Soundproofing- Worth Going 3 Layers of 5/8th?

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Ghostnote

Guest
Yeah, I wasn't going to use any green glue or whisper clips, etc, as I am going with a completely decoupled room-in-a-room build and they don't provide any advantage for double wall assembly. The only flanking path would be the concrete slab that both the inner and outer walls would be sitting on. I'm not worried about that however, as I have already pounded directly on the slab with a hammer while my girlfriend went into all parts of the house and the basement suite and she couldn't hear it at all, so I don't think the slab will transmit any sound.

I will be very careful to ensure that all surfaces are airtight and that the airspace between the inner and outer walls and ceilings isn't shorted out anywhere. I'm also going to use double solid core doors that have been bulked up with 3/4 plywood on both sides and ensure that they seal airtight, so I don't forsee a weakness there.

My only real concern was if a 3rd layer of drywall would reduce the sound escaping the room enough to justify the added time, work, and expense.
 

trynberg

Senior Member
There is zero point to using Green Glue or other damping compounds if it is a true double-stud construction. Save your money.

The large air space in a double-stud construction pushes the cavity resonance pretty far down, into the region where only bass drum fundamental and low bass notes produce significant energy. Unlike a single-stud wall, the mass-controlled regime isn't so important.
 

octatonic

Senior Member
You want an air gap, ideally.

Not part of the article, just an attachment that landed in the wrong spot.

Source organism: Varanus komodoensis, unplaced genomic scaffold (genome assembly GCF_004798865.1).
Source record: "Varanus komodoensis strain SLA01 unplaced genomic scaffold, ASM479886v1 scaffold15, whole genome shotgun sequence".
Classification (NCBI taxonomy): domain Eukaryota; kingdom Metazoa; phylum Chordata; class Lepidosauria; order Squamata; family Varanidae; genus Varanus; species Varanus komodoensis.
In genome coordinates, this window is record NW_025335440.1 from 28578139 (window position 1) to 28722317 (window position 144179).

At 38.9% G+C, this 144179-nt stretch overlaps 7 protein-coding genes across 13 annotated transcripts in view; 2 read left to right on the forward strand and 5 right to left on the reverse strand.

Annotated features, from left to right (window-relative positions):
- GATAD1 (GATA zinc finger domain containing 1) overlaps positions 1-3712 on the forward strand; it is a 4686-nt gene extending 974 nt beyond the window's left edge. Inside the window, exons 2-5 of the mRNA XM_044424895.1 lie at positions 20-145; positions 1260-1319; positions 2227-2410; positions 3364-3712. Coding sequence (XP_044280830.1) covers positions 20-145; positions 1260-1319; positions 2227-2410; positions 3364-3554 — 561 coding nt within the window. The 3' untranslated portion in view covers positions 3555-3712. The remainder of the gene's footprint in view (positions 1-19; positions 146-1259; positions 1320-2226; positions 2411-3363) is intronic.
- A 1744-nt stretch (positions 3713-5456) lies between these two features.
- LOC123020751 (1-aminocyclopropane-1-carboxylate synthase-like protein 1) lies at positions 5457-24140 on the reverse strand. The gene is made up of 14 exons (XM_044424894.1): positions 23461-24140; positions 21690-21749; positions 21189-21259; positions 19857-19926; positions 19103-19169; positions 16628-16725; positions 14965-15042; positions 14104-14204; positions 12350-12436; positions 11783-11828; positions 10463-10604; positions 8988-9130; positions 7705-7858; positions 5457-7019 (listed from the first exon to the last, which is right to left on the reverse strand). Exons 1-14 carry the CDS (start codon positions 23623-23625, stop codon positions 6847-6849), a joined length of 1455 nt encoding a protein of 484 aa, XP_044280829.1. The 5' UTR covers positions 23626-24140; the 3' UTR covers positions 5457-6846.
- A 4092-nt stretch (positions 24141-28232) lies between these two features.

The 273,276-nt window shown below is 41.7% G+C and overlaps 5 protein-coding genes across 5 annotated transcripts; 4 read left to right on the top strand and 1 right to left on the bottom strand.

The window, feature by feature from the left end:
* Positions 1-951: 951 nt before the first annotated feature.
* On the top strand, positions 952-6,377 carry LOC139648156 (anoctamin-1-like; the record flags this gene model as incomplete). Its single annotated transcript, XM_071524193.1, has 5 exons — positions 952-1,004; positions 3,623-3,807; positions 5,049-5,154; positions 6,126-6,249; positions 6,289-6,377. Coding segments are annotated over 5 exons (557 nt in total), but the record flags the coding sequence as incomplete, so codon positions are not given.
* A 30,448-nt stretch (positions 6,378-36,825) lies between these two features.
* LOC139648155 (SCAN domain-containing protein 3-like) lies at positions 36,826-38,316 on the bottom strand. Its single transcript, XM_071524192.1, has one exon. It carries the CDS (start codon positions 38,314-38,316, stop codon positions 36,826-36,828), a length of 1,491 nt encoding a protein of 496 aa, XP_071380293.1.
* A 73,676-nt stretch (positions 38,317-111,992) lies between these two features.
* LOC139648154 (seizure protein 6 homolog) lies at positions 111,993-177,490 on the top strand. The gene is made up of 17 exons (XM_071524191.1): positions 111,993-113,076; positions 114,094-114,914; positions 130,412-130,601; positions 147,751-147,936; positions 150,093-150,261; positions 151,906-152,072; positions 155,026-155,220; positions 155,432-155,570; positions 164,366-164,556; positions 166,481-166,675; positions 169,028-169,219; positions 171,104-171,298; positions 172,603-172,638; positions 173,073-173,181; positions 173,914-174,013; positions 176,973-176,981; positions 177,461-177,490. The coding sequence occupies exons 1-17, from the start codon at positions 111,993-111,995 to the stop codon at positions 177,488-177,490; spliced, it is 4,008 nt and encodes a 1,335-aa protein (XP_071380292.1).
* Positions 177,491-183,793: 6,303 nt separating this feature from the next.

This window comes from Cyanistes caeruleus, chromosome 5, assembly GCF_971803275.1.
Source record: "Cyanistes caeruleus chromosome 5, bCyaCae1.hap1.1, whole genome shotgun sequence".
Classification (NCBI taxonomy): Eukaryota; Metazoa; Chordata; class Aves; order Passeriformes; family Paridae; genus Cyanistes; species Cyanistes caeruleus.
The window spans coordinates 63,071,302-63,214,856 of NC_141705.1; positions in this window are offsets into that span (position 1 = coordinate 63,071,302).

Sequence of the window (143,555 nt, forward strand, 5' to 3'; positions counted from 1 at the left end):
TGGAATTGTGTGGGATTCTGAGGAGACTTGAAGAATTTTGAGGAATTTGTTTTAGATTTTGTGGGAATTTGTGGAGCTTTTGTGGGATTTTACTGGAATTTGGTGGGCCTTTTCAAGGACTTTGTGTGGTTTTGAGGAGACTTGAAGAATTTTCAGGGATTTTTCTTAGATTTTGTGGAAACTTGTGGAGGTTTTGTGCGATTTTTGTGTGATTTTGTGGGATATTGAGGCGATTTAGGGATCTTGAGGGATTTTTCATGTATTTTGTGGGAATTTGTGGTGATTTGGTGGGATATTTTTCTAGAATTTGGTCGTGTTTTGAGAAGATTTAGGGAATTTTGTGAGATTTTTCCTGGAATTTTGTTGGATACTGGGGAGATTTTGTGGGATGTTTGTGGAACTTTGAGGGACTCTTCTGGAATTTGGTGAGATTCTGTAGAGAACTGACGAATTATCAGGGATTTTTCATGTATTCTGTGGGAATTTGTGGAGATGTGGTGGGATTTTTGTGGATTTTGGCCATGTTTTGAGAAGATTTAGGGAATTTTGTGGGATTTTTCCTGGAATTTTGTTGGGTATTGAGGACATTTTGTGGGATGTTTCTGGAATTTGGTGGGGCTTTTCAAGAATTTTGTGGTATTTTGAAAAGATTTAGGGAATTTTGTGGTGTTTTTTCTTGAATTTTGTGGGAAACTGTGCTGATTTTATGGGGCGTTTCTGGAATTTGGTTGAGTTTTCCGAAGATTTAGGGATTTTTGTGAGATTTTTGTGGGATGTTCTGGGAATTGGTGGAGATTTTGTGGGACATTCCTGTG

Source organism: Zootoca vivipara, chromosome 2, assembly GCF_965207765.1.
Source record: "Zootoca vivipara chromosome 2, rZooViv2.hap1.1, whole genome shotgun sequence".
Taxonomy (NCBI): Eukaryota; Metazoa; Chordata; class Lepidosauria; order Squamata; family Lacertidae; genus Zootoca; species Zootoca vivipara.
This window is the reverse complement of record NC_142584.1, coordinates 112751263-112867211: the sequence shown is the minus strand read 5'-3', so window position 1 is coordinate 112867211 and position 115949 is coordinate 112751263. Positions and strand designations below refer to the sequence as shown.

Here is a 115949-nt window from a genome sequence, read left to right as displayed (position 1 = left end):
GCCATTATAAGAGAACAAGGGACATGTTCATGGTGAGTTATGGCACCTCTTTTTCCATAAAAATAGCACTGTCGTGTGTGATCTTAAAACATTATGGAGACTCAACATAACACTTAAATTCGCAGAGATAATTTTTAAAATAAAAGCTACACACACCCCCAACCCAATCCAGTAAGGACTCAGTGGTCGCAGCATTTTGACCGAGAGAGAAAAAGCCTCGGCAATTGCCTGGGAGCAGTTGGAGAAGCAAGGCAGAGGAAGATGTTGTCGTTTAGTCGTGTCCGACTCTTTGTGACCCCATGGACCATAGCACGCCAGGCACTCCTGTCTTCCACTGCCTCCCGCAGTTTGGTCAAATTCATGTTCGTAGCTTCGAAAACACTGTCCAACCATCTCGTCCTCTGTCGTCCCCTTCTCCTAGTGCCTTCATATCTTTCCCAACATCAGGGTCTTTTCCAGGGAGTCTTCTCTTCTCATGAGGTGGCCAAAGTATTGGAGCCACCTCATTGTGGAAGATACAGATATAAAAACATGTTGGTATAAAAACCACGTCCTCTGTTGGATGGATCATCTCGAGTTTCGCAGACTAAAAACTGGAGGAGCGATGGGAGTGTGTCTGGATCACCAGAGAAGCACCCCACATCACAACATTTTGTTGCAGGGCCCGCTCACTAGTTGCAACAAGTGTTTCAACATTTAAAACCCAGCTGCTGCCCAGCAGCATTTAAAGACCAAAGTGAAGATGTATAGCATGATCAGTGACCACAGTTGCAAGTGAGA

And you want to float the floor.

If you are going to layer up gyprock then at least use green glue between the layers.
I can't see any real reason for the 3rd layer though, especially with live drums.
 

WallyY

Platinum Member
1 outside layer and two inside layers with a damper like green glue in between the two inside layers.

But most of the sound will get out through flanking paths, door etc..

You're raising the resonant frequency of the walls so the bass won't go too far.
 

trynberg

Senior Member
If this is wood framing, there will be essentially no improvement in sound isolation by adding the third layer, except for below the resonance of the stud cavity. Most likely not worth it, especially as there are probably numerous flanking paths anyway.

EDIT: Sorry, read too fast. If this is truly a decoupled space with independent stud rows, then yes, adding a 3rd layer to each side would be expected to slight increase performance. However, my point above stands that, given the likelihood of flanking paths, there is little point to adding a 3rd layer.
 

larryace

"Uncle Larry"
It's the air space/decoupling between the 2 rooms within each other that does the soundproofing. That said, 3 layers of 5/8th's couldn't hurt. However, I'm not sure it's necessary.
 
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Ghostnote

Guest
I'm building a room-in-a-room jam space in my garage and was wondering if it's worth the expense to add a third layer of 5/8ths drywall to my inner and outer walls, or is 2 layers of 5/8ths kinda the point of diminishing returns?
 
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